Each of her fingers bears a huge ring, and she wears many metal and stone bracelets, most handcrafted in her native Morocco, on her wrists.
Paris-based, Berber-blooded singer Hindi Zahra looks just as exotic as she sounds on her soulful debut, “Handmade,” which recently won the Prix Constantin, France’s Mercury Prize equivalent.
“I grew up with women that really like jewelry,” she says. “In Morocco, when we go to weddings or traditional parties, it’s the occasion for women to really dress up, so I really caught that style. It’s a big feminine reference for me.”
Each ring and bracelet means something different to Zahra, who will be jangling them at her concert in San Francisco on Saturday.
“I’ve tried to find pieces that are really unique,” she says. “And for a long time, I was kind of tough, just wearing boy’s clothes. But now this typically female jewelry is very precious to me, because when I go onstage, it’s something of a costume, and it’s really linked to art. So I’m always wearing something that really helps me to be more myself onstage.”
Zahra, 32, has a smoky trill somewhere between Norah Jones and Billie Holiday, and a retro-spooky blues style that’s almost vaudevillian.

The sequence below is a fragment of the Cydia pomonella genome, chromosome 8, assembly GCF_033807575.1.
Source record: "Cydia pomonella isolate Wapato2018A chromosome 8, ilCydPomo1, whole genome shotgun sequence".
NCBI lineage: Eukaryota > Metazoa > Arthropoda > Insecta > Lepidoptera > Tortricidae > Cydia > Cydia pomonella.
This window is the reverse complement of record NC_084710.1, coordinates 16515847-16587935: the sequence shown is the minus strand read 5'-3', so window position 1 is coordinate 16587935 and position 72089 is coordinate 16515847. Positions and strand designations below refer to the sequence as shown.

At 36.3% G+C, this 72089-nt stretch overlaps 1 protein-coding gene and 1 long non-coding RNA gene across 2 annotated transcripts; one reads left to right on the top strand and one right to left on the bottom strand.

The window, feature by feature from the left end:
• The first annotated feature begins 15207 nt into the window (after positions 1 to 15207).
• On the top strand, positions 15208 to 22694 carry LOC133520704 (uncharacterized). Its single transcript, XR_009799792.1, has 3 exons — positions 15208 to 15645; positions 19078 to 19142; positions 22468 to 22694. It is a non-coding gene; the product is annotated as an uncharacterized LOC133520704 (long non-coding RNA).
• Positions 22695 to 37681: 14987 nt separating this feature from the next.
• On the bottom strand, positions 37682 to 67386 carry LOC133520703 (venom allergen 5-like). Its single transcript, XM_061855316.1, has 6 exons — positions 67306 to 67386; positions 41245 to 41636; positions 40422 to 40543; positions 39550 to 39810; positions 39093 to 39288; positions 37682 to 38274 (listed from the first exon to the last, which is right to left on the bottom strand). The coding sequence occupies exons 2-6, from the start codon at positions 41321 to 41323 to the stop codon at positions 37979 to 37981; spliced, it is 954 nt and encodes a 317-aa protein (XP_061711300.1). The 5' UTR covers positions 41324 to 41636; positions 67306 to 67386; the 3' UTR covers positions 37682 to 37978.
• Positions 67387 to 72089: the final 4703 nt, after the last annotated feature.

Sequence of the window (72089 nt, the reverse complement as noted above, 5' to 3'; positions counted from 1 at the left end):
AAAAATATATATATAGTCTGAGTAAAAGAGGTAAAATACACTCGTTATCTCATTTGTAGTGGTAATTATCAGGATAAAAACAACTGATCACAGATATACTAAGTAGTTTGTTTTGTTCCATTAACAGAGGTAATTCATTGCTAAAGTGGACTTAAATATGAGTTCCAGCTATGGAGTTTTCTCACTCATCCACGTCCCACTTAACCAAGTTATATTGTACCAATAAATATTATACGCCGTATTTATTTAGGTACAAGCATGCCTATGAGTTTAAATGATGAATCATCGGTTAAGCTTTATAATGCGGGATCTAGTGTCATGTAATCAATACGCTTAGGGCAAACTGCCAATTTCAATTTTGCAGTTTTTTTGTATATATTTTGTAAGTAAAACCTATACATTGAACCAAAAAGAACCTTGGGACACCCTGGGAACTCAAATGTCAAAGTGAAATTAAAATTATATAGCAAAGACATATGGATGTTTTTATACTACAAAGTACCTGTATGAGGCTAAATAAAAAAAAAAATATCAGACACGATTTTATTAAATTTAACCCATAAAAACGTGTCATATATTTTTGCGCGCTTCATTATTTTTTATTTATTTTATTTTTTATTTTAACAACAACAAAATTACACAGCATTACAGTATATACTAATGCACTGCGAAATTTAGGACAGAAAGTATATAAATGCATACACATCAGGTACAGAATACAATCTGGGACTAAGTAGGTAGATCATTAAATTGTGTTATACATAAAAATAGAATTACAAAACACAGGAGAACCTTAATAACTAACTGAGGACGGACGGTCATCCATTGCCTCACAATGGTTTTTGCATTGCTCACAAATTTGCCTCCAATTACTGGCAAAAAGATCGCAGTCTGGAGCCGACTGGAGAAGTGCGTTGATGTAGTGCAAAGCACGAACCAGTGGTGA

She had been searching for her sound since childhood.
“In Morocco, I was surrounded by people doing music,” she says. Her grandfather was a well-known dancer, her uncle a popular psychedelic-scene musician, her mother a professional singer and theater comedienne.
“This is how music came to me,” Zahra says. “And at age 8, I was really frustrated by being a girl in Morocco — I couldn’t do the same things that my brothers were doing. So I was a tough girl, very solitary, and the only way I found to express myself was, we had a big bathroom with a beautiful echo, beautiful acoustics, and I would spend hours in there practicing my improvisations.”
Zahra moved to Paris at 21, took a job at the Louvre, and began singing gospel, then opera, then jazz.
“Then I got fed up with that world and I started to work alone,” she says. “And by the time I made [opening “Handmade” track] ‘Beautiful Tango,’ I understood where I wanted to go with my music and how I wanted to do it.”
When it comes to airports, the bangle-bedecked performer says, “I used to take all my bracelets off at security, but now I just put them in my bags. Because even in Morocco, security would say, ‘Did you open a whole jewelry shop? Or ‘It looks like you have the shop on you!’”
IF YOU GO
Where: Bottom of the Hill, 1233 17th St., San Francisco
When: 9:30 p.m. Saturday
Tickets: $10 to $12
Contact: (415) 621-4455, www.bottomofthehill.com